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How to enable a virtualenv in a systemd service unit?

Hello Guys, How are you all? Hope You all Are Fine. Today We Are Going To learn about How to enable a virtualenv in a systemd service unit in Python. So Here I am Explain to you all the possible Methods here.

Without wasting your time, Let’s start This Article.

Table of Contents

How to enable a virtualenv in a systemd service unit?

  1. How to enable a virtualenv in a systemd service unit?

    While the path for libraries is indeed baked into the python interpreter of the virtualenv, I've had issues with python tools that were using binaries installed in that virtualenv.

  2. enable a virtualenv in a systemd service unit

    While the path for libraries is indeed baked into the python interpreter of the virtualenv, I've had issues with python tools that were using binaries installed in that virtualenv.

Method 1

The virtualenv is “baked into the Python interpreter in the virtualenv”. This means you can launch python or console_scripts directly in that virtualenv and don’t need to activate the virtualenv first or manage PATH yourself.:

ExecStart={{ venv_home }}/bin/fooservice --serve-in-foreground

or

ExecStart={{ venv_home }}/bin/python {{ venv_home }}/fooservice.py --serve-in-foreground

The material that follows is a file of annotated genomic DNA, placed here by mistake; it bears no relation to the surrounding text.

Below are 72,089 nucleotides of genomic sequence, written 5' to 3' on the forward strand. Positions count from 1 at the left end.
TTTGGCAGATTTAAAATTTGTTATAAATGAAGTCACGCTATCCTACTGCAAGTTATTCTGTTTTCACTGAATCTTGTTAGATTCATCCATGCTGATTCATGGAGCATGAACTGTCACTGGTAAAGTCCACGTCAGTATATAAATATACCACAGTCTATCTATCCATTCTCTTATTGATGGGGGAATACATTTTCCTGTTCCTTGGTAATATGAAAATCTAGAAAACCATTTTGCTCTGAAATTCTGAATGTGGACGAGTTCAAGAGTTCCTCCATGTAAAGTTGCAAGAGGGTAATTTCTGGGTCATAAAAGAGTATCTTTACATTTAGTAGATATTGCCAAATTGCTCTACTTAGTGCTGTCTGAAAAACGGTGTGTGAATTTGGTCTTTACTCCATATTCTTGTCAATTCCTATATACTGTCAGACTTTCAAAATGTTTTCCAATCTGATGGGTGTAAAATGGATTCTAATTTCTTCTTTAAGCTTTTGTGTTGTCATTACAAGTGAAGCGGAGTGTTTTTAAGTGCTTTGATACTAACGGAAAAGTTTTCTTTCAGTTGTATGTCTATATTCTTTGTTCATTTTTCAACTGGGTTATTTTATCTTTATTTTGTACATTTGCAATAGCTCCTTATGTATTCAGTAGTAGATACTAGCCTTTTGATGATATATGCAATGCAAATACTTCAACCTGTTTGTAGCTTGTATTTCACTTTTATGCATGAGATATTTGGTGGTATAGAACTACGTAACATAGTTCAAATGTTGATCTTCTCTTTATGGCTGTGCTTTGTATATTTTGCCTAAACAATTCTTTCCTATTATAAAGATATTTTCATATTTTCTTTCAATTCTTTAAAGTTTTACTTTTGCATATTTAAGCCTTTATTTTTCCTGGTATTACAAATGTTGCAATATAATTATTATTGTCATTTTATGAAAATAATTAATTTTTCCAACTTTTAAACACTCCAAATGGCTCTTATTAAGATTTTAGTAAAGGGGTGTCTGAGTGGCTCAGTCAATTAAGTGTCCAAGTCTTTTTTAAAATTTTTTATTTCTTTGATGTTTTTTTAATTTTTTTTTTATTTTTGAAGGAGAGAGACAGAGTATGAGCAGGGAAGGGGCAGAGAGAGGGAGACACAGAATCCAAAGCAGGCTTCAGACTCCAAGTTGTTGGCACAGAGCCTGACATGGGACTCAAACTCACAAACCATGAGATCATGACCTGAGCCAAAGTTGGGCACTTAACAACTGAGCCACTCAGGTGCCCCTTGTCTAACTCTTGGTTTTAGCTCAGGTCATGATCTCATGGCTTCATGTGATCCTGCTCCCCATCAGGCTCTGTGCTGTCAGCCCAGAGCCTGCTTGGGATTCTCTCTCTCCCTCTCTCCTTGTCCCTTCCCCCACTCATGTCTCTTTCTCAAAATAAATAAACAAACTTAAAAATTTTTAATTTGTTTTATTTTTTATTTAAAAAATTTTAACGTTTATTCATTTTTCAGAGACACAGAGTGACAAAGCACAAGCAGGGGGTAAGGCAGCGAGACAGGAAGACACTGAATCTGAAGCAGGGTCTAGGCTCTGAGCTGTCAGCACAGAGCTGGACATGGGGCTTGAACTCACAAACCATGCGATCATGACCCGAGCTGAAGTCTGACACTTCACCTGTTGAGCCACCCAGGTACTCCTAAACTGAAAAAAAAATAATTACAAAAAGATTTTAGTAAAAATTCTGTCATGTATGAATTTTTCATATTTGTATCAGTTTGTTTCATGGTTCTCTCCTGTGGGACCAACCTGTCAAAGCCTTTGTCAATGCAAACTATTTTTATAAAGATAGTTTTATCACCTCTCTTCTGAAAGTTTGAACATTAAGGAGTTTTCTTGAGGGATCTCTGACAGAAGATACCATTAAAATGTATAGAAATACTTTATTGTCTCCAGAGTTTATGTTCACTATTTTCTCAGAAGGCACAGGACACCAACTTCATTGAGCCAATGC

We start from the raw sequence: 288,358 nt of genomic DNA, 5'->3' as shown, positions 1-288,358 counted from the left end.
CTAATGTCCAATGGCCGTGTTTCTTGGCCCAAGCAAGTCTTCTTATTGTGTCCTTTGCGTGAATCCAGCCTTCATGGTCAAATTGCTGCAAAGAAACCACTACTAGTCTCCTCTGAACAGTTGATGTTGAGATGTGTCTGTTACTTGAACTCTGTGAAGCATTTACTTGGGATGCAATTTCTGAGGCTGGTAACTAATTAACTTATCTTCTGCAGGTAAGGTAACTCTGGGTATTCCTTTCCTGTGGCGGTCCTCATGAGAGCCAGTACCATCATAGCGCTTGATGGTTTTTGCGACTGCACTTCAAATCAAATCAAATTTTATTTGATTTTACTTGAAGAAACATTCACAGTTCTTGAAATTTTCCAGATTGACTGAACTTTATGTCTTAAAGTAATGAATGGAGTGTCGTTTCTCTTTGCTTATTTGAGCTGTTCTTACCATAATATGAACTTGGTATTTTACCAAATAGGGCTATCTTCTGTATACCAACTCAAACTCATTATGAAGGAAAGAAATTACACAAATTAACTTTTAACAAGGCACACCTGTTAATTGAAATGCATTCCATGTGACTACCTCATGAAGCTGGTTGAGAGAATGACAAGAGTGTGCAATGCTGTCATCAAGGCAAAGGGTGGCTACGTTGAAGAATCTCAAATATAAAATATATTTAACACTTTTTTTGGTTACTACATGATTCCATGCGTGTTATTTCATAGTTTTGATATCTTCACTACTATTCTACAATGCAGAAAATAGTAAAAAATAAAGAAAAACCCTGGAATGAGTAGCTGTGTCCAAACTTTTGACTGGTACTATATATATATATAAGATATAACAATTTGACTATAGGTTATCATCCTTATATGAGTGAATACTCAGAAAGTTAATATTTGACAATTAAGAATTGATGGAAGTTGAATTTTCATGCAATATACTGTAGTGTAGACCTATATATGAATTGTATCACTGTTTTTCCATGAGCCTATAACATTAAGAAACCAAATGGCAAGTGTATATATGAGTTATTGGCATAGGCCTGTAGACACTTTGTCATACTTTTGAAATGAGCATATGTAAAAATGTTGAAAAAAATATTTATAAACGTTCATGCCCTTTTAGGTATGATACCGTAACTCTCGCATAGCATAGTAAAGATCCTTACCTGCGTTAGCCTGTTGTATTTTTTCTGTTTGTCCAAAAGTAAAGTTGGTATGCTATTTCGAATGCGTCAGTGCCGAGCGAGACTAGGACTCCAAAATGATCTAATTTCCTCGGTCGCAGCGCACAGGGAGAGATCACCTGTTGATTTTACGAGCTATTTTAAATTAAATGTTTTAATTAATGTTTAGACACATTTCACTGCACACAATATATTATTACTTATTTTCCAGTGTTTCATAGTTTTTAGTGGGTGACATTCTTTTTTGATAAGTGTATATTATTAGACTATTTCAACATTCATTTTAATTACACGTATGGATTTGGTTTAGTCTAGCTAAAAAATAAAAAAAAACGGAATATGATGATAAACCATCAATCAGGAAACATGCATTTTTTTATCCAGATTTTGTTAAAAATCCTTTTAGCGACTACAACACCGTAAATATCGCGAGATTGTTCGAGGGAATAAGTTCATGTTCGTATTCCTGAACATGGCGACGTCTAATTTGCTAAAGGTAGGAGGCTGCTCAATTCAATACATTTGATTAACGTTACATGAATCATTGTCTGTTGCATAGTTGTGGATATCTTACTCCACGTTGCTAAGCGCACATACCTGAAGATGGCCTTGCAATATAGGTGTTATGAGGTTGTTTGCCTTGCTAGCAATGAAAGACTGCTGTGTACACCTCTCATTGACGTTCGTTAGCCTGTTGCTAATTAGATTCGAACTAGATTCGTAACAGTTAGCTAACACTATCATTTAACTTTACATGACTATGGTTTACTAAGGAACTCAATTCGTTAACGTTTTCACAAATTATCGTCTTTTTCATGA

and remove the EnvironmentFile entry.

To verify that it is indeed correct you can check sys.path by running

{{ venv_home }}/bin/python -m site

and comparing the output to

python -m site

Method 2

While the path for libraries is indeed baked into the python interpreter of the virtualenv, I’ve had issues with python tools that were using binaries installed in that virtualenv. For instance, my apache airflow service wouldn’t work because it couldn’t find the gunicorn binary. To work around this, here’s my ExecStart instruction, with an Environment instruction (which sets an environment variable for the service alone).

ExecStart={{ virtualenv }}/bin/python {{ virtualenv }}/bin/airflow webserver
Environment="PATH={{ virtualenv }}/bin:{{ ansible_env.PATH }}"

ExecStartexplicitly uses the python interpreter of the virtualenv. I’m also adding a PATH variable, which adds the binary folder of the virtualenv before the system PATH. That way, I get the desired python libraries as well as binaries.

Note that I’m using ansible to build this service, ergo the curly braces of jinja2.

Conclusion

It’s all About this issue. Hope all Methods helped you a lot. Comment below Your thoughts and your queries. Also, Comment below which Method worked for you? Thank You.

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